The Hamilton Supperette and Lounge should not have succeeded. That’s not a criticism, more an observation and summary of all the aggregated “conventional wisdom” lobbed in the direction of owners J. Mays and Chris Kana when they were first planning the northside, Okie-centric, booze-forward dinner joint.
“More than a few people said we’d never survive on the back end of a mall,” Mays said, “but the first time I stepped foot in the old S.J. Haggard space, I got goosebumps. It was that moment I knew we had found a special place.”
Yes, the space that is now The Hamilton used to be a men’s clothing store on the east side of Northpark Mall. Mays still has the picture of the first time he drove by and saw the iron gate and awning. He and Kana had been looking for a new space with what they called “character and charm.” Somehow, they looked at an old clothing store and visualized a warm, inviting, comfortable lounge in a space occupied by dressing rooms, old carpet, a wooden pergola and empty shelves.
“To be honest, I’m pretty sure Kana thought I was crazy – back of a mall and all that – but I kept emphasizing lots of parking, affordable rent, a great side of town and a ton of traffic,” Mays said.
For his part, Kana remembers the moment with much more colorful language. “I asked if he was ****ing insane. ‘Do you not want to have customers?’ Ultimately, though, I realized we had a good following at Cafe 7 who would trust us, we were going to turn it into a cool space, and we’d serve great food and cocktails.”
Stephanie Morrical Miller was an original partner, too, but she was busy with the downtown Cafe 7 when The Hamilton debuted in August 2019. After the tragic death of Chef Michael Paske, she assumed the role of executive chef in April 2020, as the effects of COVID were just rolling over the state. Miller brings the perfect resume to the kitchen at The Hamilton. She’s a master of comfort food who is also very capable with more refined dishes, and she’s a stellar baker. For a small kitchen with a small staff, the versatility is incredibly important.
The Hamilton’s food is Okie-centric; there is really no other way to talk about it. Mays and Paske mapped out the early versions of the menu, and the direction was toward Oklahoma-inspired dishes right away.
“When we started planning the menu for The Hamilton, we wanted a few unique items paired with Oklahoma staples,” Mays said. “We knew we were going to have a more focused menu, so our decisions had to be specific. We started weighing our options and were choosing things like catfish, pork chops and steak. The progression just trended toward an Okie-centric menu, so that’s the direction we headed.”
Focused is a good word. Mays said guests still ask where “the rest of the menu” is. It’s a one-pager, which doesn’t always sit well in a world with 100 cereal choices on an aisle, but smaller menus are easier to execute. It’s math meets food. How many things can one kitchen do well?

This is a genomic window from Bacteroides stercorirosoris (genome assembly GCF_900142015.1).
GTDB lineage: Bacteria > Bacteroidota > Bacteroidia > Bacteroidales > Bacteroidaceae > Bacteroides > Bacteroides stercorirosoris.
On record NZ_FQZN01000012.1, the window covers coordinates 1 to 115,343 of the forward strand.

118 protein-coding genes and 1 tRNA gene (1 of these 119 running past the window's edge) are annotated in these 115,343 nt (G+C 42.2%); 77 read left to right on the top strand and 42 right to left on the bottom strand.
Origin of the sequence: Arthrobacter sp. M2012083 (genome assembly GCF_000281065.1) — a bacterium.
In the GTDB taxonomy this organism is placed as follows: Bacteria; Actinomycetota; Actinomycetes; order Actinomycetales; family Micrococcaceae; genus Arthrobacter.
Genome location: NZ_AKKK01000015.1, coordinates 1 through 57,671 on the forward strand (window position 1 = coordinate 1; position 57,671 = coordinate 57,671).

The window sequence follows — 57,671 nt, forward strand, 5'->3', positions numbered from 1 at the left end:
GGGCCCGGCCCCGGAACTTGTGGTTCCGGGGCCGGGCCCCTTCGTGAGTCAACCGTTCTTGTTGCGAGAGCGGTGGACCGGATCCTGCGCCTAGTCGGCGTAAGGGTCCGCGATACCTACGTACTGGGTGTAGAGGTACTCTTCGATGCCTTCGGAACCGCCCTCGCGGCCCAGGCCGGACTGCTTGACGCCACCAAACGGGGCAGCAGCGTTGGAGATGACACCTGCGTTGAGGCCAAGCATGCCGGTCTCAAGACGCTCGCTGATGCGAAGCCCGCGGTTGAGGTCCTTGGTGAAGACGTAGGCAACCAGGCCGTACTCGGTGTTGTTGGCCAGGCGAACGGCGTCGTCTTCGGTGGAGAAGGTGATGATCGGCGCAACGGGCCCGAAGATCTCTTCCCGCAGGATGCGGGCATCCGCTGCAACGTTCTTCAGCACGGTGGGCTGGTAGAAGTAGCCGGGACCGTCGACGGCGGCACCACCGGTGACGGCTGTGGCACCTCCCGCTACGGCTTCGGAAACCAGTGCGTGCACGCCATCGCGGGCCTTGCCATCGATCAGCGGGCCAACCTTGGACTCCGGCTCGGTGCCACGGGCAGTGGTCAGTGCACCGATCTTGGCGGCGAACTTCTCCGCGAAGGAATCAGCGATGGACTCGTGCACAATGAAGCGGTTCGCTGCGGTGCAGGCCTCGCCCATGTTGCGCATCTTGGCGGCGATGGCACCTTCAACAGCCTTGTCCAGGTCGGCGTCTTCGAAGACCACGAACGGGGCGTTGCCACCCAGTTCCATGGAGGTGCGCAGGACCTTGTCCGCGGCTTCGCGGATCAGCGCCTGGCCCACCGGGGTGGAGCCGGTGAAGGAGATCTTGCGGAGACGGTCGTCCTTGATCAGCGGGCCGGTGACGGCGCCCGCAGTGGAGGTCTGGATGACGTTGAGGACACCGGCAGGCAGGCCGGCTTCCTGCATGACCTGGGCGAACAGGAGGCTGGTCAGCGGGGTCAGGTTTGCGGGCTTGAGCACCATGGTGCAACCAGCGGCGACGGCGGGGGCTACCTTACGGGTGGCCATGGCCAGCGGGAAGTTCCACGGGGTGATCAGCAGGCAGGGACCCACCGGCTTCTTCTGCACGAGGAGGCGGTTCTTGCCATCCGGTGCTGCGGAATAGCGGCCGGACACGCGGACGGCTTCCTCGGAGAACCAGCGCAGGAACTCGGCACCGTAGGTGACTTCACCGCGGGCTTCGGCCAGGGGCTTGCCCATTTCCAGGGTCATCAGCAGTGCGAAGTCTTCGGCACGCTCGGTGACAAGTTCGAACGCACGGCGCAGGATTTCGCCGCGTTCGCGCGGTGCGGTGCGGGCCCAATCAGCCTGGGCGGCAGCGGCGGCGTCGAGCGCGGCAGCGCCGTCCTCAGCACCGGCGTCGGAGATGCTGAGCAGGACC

In spite of the small size, Miller delivers a menu with options for every palate and restriction: vegetarian, vegan, gluten-free and, of course, Oklahoma omnivore. Both the portobello rockefeller and bruschetta cavatappi show the creativity and care The Hamilton takes with its vegetarian options. The dishes are hearty, flavorful and beautifully presented. The diner understands that other dietary preferences should be treated with the same respect and seriousness as carnivores receive.
The Okie-style dishes show up right away. Why The Quail Knot (Mays loves puns. Loves them!) is quail knots with cream gravy and pickled okra. It’s as if they built the dish with a handbook of Oklahoma favorites open at their elbows. Catfish is present, but in “scallop” form. The pork chop is one of the favorites, and it’s a brined, bone-in dive into a Sunday supper from Mays’ childhood, including whipped potatoes. So, yes, it’s comfort food, but Miller adds touches like red marmalade on the pork chop and orange gastrique on the quail. They were also our choice in 2020 for best mac ‘n’ cheese, and the dish only tastes better every time we revisit it. The house-made boursin cheese certainly helps.
The bar is a perfect blend of classic and specialty cocktails, wine list and beer. Again, the lists aren’t big, but there is somehow something for everyone, and the service at the bar is among the best in Oklahoma City. That will only improve this year when it expands the space to the right to include another bar and private dining-overflow space. The whiskey list – already at 150 bottles – will have room to grow.
Finally, Miller’s desserts are reason enough to frequent The Hamilton. There are more adult-y options, but you should start with the cookies: Channeling the team’s childhood favorites, she makes a rotating selection of freshly baked treats, served up with cold milk.